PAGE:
The reflections I encourage students to make, having read the text, are initially very simple ones at the level of story, and are frequently related to chronology. In particular, I draw attention to the frequently circuitous nature of the narrative, and consequently to the kinds of thinking we as readers might undertake in trying to order this unruly text chronologically, eg: Try to list the events in Poppy's life in chronological order; and When did Lalage marry? Was it before or after Richard left?; and When did China die? My prompts are clearly designed to draw attention to the ways the text eludes the binary opposition between linear and circuitous storytelling, requiring the reader to bring both techniques together to make sense of the text.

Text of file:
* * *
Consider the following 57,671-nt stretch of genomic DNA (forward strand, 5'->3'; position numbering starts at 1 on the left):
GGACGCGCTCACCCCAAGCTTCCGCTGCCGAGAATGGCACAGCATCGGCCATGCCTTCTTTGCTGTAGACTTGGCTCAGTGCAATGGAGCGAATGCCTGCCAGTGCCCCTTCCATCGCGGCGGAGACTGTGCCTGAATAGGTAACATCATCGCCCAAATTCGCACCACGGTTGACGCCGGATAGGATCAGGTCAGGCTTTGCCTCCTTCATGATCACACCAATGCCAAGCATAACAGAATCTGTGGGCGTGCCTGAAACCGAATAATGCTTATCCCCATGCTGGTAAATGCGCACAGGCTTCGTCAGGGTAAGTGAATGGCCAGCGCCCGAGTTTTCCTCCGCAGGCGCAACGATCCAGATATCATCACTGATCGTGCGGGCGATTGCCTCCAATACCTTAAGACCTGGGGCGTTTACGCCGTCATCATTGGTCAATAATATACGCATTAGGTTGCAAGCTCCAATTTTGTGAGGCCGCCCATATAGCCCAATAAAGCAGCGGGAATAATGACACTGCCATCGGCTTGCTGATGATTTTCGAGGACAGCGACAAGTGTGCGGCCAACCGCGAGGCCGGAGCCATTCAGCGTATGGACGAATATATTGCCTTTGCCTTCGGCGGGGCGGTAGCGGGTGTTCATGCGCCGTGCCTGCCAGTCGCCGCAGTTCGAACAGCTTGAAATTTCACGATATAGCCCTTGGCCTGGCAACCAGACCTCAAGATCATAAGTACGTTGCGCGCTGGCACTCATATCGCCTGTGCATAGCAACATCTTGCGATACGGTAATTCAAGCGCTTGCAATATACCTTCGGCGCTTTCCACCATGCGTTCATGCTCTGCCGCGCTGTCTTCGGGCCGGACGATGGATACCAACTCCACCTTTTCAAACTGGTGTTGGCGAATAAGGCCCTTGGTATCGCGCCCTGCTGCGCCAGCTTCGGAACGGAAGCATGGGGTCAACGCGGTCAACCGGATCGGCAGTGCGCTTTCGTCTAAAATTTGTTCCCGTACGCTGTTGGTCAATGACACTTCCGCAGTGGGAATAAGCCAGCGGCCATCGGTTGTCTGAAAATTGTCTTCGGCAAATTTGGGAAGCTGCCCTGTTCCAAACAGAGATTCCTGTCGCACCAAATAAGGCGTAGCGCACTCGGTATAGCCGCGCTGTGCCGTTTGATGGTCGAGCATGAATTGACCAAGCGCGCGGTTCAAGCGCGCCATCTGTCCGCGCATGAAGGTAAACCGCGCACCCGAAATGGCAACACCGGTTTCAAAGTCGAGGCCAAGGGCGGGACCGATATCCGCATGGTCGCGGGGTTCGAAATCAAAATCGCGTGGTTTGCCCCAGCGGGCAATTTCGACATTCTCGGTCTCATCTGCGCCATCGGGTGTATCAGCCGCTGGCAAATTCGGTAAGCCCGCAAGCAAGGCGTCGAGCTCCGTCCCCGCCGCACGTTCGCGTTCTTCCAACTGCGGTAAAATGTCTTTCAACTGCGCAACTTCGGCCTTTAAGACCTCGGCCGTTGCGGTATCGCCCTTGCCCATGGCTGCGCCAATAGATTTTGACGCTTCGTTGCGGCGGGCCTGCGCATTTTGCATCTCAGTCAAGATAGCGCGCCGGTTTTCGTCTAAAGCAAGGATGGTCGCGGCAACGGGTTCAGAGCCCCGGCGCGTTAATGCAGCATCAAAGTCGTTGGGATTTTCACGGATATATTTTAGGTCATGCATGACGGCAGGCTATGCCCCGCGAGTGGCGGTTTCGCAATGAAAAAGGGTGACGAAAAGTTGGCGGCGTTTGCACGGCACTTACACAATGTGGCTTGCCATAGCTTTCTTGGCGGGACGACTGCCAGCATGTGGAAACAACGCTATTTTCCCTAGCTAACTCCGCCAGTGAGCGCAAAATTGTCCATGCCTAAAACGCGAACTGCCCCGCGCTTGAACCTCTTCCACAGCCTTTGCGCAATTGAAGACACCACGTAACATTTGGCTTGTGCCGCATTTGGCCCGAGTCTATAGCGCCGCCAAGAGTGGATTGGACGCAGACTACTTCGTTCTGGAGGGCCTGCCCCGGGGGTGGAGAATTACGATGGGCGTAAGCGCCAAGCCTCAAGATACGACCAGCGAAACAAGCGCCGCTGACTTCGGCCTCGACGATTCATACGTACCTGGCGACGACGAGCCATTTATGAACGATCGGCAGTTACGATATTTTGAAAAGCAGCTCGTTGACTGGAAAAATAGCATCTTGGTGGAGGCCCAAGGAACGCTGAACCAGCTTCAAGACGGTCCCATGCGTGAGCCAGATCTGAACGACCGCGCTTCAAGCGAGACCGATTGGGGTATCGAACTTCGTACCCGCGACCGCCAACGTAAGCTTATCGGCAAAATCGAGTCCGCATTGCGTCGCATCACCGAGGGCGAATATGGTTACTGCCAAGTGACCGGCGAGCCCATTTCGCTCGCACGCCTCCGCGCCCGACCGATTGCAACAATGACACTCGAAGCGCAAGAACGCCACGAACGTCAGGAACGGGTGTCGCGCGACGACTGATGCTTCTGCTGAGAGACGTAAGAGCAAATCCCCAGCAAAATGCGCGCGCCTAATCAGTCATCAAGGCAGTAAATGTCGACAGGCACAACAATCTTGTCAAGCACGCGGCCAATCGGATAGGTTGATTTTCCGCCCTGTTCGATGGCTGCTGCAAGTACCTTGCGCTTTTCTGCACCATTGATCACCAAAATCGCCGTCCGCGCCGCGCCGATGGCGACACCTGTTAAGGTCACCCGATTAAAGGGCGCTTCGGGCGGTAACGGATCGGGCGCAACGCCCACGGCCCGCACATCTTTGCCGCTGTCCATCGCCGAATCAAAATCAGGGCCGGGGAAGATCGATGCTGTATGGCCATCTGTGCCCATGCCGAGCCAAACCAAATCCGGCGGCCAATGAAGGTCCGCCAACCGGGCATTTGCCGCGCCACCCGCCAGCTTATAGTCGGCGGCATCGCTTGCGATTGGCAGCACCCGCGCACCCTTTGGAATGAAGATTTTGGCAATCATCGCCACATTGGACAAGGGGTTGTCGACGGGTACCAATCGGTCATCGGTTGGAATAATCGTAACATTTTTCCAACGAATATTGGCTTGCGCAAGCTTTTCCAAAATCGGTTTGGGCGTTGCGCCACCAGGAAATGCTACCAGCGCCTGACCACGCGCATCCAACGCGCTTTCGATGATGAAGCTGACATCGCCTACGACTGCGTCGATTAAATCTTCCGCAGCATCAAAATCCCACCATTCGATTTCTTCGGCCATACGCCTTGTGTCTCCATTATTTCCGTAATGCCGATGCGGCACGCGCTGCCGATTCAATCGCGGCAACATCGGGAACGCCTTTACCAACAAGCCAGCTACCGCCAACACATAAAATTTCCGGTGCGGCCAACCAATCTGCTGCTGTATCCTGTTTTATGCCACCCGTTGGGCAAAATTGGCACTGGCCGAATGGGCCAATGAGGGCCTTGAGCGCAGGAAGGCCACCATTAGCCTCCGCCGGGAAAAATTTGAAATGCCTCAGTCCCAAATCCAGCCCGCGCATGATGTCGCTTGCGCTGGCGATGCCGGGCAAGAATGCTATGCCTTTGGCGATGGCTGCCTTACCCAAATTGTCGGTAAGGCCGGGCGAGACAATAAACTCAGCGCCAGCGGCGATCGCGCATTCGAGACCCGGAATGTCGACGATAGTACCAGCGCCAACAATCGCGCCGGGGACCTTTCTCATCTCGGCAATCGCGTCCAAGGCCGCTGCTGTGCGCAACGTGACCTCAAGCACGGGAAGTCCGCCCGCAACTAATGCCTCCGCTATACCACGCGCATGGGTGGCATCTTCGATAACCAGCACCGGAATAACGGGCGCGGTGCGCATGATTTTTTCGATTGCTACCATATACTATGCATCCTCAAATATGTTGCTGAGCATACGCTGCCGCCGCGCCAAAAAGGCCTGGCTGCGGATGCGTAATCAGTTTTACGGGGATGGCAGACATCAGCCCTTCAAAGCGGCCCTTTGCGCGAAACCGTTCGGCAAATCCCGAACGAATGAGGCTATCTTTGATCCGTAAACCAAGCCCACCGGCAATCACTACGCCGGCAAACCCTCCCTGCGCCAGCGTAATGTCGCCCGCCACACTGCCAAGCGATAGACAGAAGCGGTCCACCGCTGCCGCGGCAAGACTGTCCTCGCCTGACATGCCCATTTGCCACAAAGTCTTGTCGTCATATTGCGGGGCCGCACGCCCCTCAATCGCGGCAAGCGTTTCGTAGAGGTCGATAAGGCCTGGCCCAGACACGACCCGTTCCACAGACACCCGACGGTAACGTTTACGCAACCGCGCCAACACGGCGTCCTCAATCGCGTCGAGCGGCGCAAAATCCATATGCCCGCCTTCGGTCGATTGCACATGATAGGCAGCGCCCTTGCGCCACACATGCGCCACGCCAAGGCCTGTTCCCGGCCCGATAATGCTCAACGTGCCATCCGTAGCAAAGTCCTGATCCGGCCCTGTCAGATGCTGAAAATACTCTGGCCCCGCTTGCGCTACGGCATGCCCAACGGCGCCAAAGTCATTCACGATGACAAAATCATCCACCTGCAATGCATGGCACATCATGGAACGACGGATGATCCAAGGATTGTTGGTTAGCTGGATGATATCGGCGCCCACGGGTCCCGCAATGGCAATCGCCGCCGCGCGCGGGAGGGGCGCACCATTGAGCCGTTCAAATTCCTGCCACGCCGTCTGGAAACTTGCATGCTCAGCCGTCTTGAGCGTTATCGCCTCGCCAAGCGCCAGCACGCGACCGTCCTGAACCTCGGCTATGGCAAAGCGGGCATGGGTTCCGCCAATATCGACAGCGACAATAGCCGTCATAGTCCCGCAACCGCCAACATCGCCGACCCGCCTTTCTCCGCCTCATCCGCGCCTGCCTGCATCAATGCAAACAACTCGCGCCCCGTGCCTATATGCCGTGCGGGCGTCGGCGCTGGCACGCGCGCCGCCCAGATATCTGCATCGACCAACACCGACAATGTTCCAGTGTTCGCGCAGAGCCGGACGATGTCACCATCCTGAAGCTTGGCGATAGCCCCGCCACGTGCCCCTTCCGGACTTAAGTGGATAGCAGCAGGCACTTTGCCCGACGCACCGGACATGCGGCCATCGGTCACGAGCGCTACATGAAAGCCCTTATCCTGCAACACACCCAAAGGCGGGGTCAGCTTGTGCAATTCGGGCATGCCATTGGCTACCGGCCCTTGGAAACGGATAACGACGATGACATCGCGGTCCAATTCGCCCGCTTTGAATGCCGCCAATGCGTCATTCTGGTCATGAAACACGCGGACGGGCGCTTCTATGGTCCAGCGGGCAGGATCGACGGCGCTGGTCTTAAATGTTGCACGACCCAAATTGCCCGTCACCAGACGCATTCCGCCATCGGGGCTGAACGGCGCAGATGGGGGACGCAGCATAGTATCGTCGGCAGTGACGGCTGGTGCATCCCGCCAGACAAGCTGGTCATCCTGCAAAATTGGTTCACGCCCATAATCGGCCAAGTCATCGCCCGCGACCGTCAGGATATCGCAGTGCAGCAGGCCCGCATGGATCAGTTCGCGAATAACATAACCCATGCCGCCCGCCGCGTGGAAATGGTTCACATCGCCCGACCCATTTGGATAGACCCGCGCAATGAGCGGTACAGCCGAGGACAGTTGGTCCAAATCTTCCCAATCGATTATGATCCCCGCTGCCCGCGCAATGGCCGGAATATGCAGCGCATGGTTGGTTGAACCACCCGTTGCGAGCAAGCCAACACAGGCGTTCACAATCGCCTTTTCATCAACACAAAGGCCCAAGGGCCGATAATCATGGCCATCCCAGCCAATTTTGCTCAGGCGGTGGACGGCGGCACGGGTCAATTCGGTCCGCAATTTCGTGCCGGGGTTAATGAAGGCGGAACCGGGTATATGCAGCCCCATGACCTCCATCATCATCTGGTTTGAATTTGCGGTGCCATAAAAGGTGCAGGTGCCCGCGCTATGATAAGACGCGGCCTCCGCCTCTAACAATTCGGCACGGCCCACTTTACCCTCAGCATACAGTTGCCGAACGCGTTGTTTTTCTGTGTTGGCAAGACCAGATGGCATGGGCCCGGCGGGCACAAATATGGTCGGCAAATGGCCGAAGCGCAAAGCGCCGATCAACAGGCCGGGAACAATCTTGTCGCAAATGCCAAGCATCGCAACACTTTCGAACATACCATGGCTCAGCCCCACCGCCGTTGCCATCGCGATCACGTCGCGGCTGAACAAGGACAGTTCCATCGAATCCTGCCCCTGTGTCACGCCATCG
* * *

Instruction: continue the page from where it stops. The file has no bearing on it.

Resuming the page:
Next I draw students' attention to a paper called "Reading Poppy", drawn from my doctoral thesis, celebrating its implicit and explicit uses of feminist epistemologies, and asking, what can we learn from a text that's saturated with contemporary poststructuralist knowledges about the body, sexuality, narrative and representation? In this paper, crucially for our discussion here, I elaborate the ways in which my on-going readings of Poppy have engaged my imagination to enable me to experience the process of thinking beyond the hierarchical oppositions implicit in the dichotomous conceptual order. I list below a few of the activities I have created to guide students' thinking. Sometimes activities relate to thematic issues, for example:
Activity 8.1Sometimes activities relate to what I identify as the dance between linear and circular narrative processes, for example: